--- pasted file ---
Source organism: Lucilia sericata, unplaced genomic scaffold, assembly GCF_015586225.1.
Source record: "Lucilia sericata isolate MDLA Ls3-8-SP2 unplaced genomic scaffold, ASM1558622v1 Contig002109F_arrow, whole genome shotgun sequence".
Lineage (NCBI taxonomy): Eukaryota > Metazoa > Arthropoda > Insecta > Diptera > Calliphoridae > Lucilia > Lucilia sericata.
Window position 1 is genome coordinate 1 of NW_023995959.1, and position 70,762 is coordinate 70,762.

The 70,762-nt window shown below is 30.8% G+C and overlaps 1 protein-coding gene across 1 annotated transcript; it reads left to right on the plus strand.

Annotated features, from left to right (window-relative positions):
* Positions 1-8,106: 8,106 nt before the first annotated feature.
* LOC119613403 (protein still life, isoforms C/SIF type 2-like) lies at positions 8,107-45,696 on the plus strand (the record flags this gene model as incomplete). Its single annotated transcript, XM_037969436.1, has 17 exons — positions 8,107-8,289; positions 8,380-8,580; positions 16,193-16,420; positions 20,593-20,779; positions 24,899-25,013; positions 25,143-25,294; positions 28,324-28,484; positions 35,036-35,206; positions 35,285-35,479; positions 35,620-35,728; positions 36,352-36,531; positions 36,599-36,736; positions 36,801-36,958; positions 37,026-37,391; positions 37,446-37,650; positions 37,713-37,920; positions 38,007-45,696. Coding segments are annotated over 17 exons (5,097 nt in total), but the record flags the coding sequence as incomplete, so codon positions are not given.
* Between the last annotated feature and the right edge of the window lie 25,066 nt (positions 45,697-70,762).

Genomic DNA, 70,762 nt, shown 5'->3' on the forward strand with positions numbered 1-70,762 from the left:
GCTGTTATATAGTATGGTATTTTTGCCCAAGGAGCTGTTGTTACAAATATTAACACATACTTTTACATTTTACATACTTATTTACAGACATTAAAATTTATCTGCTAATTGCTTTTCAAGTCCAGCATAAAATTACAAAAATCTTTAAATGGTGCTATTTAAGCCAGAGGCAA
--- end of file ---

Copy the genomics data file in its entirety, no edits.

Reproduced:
Source organism: Lucilia sericata, unplaced genomic scaffold, assembly GCF_015586225.1.
Source record: "Lucilia sericata isolate MDLA Ls3-8-SP2 unplaced genomic scaffold, ASM1558622v1 Contig002109F_arrow, whole genome shotgun sequence".
Lineage (NCBI taxonomy): Eukaryota > Metazoa > Arthropoda > Insecta > Diptera > Calliphoridae > Lucilia > Lucilia sericata.
Window position 1 is genome coordinate 1 of NW_023995959.1, and position 70,762 is coordinate 70,762.

The 70,762-nt window shown below is 30.8% G+C and overlaps 1 protein-coding gene across 1 annotated transcript; it reads left to right on the plus strand.

Annotated features, from left to right (window-relative positions):
* Positions 1-8,106: 8,106 nt before the first annotated feature.
* LOC119613403 (protein still life, isoforms C/SIF type 2-like) lies at positions 8,107-45,696 on the plus strand (the record flags this gene model as incomplete). Its single annotated transcript, XM_037969436.1, has 17 exons — positions 8,107-8,289; positions 8,380-8,580; positions 16,193-16,420; positions 20,593-20,779; positions 24,899-25,013; positions 25,143-25,294; positions 28,324-28,484; positions 35,036-35,206; positions 35,285-35,479; positions 35,620-35,728; positions 36,352-36,531; positions 36,599-36,736; positions 36,801-36,958; positions 37,026-37,391; positions 37,446-37,650; positions 37,713-37,920; positions 38,007-45,696. Coding segments are annotated over 17 exons (5,097 nt in total), but the record flags the coding sequence as incomplete, so codon positions are not given.
* Between the last annotated feature and the right edge of the window lie 25,066 nt (positions 45,697-70,762).

Genomic DNA, 70,762 nt, shown 5'->3' on the forward strand with positions numbered 1-70,762 from the left:
GCTGTTATATAGTATGGTATTTTTGCCCAAGGAGCTGTTGTTACAAATATTAACACATACTTTTACATTTTACATACTTATTTACAGACATTAAAATTTATCTGCTAATTGCTTTTCAAGTCCAGCATAAAATTACAAAAATCTTTAAATGGTGCTATTTAAGCCAGAGGCAA